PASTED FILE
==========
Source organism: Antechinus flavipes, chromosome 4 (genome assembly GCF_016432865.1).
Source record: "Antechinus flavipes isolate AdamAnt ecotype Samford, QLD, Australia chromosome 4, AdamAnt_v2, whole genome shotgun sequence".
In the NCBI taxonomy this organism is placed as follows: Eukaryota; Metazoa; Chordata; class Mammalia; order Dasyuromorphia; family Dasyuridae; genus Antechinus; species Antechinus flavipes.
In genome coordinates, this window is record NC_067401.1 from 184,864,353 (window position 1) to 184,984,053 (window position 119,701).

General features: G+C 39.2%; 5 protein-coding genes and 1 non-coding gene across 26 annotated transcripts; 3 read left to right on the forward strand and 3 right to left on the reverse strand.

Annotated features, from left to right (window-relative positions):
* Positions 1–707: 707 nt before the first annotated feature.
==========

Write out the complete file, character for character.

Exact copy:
Source organism: Antechinus flavipes, chromosome 4 (genome assembly GCF_016432865.1).
Source record: "Antechinus flavipes isolate AdamAnt ecotype Samford, QLD, Australia chromosome 4, AdamAnt_v2, whole genome shotgun sequence".
In the NCBI taxonomy this organism is placed as follows: Eukaryota; Metazoa; Chordata; class Mammalia; order Dasyuromorphia; family Dasyuridae; genus Antechinus; species Antechinus flavipes.
In genome coordinates, this window is record NC_067401.1 from 184,864,353 (window position 1) to 184,984,053 (window position 119,701).

General features: G+C 39.2%; 5 protein-coding genes and 1 non-coding gene across 26 annotated transcripts; 3 read left to right on the forward strand and 3 right to left on the reverse strand.

Annotated features, from left to right (window-relative positions):
* Positions 1–707: 707 nt before the first annotated feature.